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Old Jan 11, 2007, 5:12 PM   #5
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So far, all my editing has been for the Web but I want to get into the printing end of it soon. First, though, I wanted to archive all my originals properly, but before I could do that, I needed to get this file size/compression straightened out so I could archive at the best quality.

I have to admit that I did re-save a few groups of originals at lowest compression, but then wondered about that since the original information is supposedly lost for good with the first compression, so I stopped until I could find out more about it. But I did know enough to save the edited pictures as a different file, so I at least got something right.

Thanks, you've been extremely helpful. I can get on with my archiving now. Much appreciated.
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Old Jan 12, 2007, 1:48 PM   #6
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Greetings Derub,

When you capture an image with your digital camera, there is a lot going in the background. Essentially each pixel captures a reference in what is known as color space which is then turned into a mathematical reference. All of these are then combined using an algorithm and combined to form your image. It is quite a feat of technology and math. How the algorithm is written is the key and there are many ways that this could be done.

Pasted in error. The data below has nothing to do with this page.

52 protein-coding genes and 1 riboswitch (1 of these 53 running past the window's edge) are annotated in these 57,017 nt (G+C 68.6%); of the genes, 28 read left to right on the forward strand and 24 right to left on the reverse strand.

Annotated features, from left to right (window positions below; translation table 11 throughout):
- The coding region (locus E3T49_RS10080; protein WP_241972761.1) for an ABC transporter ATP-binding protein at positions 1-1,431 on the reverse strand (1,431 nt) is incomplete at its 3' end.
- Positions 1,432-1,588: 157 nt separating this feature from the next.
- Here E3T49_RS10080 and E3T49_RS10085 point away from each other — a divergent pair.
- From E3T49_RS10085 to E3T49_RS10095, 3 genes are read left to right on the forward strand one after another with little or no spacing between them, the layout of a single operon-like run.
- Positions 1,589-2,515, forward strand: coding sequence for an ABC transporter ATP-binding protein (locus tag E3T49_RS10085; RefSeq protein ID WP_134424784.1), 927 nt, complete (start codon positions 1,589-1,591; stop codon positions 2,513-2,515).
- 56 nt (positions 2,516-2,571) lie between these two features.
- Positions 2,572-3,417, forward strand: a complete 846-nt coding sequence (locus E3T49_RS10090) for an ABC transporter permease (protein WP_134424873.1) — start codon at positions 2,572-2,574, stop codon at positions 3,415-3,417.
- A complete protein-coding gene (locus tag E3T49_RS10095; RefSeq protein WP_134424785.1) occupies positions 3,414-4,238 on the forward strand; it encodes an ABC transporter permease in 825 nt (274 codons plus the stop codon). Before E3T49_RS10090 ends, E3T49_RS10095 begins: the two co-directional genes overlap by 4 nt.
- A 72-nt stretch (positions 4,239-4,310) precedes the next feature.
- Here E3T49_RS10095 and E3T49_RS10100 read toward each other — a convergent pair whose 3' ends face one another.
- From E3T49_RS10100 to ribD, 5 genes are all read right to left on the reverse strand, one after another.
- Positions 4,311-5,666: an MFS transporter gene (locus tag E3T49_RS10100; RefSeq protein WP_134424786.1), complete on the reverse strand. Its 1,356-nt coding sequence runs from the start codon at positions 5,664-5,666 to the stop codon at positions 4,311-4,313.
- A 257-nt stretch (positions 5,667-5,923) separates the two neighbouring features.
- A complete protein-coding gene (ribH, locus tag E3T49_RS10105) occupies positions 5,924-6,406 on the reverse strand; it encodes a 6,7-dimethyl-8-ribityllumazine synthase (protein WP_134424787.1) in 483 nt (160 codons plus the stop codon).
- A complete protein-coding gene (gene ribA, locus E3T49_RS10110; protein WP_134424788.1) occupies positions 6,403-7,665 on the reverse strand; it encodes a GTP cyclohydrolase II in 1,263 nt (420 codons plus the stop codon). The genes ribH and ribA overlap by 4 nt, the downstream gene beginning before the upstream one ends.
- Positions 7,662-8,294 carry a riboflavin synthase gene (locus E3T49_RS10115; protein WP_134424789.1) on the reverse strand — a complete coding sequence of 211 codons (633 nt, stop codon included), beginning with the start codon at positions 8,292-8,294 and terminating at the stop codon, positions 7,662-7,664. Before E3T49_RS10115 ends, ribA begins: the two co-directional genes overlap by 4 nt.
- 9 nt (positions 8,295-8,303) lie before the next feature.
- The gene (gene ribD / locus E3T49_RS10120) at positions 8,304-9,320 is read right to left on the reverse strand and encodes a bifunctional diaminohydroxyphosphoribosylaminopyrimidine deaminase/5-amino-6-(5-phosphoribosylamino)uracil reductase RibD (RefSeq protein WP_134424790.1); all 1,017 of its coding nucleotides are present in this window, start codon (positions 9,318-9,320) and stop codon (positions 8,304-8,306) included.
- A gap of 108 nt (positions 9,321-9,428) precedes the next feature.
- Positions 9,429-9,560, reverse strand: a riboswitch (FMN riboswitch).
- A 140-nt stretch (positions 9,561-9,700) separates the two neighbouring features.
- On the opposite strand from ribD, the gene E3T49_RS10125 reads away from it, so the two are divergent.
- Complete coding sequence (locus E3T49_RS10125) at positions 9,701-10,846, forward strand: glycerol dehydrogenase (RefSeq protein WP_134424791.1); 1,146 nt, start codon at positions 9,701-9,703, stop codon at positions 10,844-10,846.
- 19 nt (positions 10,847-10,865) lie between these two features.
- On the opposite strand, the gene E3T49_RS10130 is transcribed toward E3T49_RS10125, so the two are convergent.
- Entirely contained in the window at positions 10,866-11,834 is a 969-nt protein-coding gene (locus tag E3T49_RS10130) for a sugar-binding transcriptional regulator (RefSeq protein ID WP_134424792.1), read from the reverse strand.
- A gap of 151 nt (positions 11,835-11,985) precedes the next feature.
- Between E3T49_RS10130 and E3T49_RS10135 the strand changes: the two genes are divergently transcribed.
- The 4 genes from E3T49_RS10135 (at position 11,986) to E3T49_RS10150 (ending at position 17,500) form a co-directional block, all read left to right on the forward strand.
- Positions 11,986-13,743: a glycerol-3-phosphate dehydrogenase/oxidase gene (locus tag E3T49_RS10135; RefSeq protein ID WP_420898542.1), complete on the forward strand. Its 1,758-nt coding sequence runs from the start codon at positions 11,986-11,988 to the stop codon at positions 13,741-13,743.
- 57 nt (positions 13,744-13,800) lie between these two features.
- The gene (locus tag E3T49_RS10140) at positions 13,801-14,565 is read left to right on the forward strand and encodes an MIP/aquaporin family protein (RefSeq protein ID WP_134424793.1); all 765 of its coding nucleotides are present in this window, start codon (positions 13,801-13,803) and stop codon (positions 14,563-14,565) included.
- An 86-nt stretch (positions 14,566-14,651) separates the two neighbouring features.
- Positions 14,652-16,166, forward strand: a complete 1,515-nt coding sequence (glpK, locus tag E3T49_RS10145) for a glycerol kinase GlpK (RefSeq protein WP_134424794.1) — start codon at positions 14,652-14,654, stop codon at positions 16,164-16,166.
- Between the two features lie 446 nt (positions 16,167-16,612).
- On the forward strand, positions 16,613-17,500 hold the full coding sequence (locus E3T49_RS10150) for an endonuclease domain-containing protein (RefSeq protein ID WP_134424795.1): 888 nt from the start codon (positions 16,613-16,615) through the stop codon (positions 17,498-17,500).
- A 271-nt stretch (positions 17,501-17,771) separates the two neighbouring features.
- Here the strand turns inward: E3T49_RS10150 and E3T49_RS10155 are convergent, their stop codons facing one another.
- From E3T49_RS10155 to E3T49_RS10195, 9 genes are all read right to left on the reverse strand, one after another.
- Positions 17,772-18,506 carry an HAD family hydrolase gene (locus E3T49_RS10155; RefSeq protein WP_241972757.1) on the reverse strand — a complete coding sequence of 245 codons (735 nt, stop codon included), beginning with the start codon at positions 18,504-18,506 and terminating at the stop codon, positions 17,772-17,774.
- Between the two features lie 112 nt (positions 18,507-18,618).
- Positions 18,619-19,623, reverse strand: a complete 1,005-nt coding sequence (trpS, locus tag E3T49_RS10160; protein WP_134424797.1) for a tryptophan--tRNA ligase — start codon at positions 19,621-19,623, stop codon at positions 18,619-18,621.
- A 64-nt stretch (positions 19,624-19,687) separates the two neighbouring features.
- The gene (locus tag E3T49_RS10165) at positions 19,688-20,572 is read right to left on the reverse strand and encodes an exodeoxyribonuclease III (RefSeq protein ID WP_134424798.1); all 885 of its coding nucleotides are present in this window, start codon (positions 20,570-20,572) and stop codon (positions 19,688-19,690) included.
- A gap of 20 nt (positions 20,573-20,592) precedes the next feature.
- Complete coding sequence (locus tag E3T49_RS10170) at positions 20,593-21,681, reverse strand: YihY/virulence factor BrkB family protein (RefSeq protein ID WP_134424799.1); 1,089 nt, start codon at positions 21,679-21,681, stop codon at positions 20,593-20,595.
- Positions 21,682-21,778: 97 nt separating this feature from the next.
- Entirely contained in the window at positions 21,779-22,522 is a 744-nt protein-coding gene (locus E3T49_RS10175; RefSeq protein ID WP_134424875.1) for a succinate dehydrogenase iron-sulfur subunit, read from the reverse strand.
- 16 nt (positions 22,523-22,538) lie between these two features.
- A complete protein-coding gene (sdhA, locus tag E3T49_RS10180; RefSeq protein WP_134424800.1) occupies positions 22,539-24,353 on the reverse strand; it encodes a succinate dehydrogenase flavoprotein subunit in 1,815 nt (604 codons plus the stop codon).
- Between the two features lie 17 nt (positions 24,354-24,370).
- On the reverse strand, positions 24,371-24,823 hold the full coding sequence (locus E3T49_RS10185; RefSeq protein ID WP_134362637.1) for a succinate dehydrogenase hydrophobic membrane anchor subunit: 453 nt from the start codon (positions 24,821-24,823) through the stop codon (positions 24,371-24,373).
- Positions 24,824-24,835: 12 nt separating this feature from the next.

Since it takes quite a bit of time to perfect such processes they are regarded as intellectual property and rarely ever shared on public sites. So, the best thing to do is to use the standard formats in which the resulting data is provided (files from your camera).

I suspect the issue that you want to understand is resolution and how that impacts your images, i.e. printing, on the web, in your camera and so on. One of the leading people around that I know of today is Andrew Rodney. For details on Resolution try visiting his site at the following URL. It will give you some insight into what you want to know. I have found him and his work quite worthwhile. Look for the reference to Resolution (you have to scroll down a bit).

http://www.digitaldog.net/tips/index.shtml

Talk to you soon or see you around the forum.

Ron Baird
Eastman Kodak Company

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Old Jan 12, 2007, 5:25 PM   #7
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Hi Ron. Yes, once I found that re-saving the originals resulted in larger file sizes, I questioned the quality of the originals. I guess I had assumed that cameras would record jpg's at the best quality possible, with the least compression, but obviously that's not the case. Now that I know, it seems that the level of compression would be an important criterion in a camera (for me, anyway; maybe most point-and-shoot users wouldn't care). I understand the issue with intellectual property, but would the whole process be given away if the level of compression was given? (I'm just asking out of ignorance again.)

I had a quick look at the link you gave and it does look good. Thanks for that, and for the info.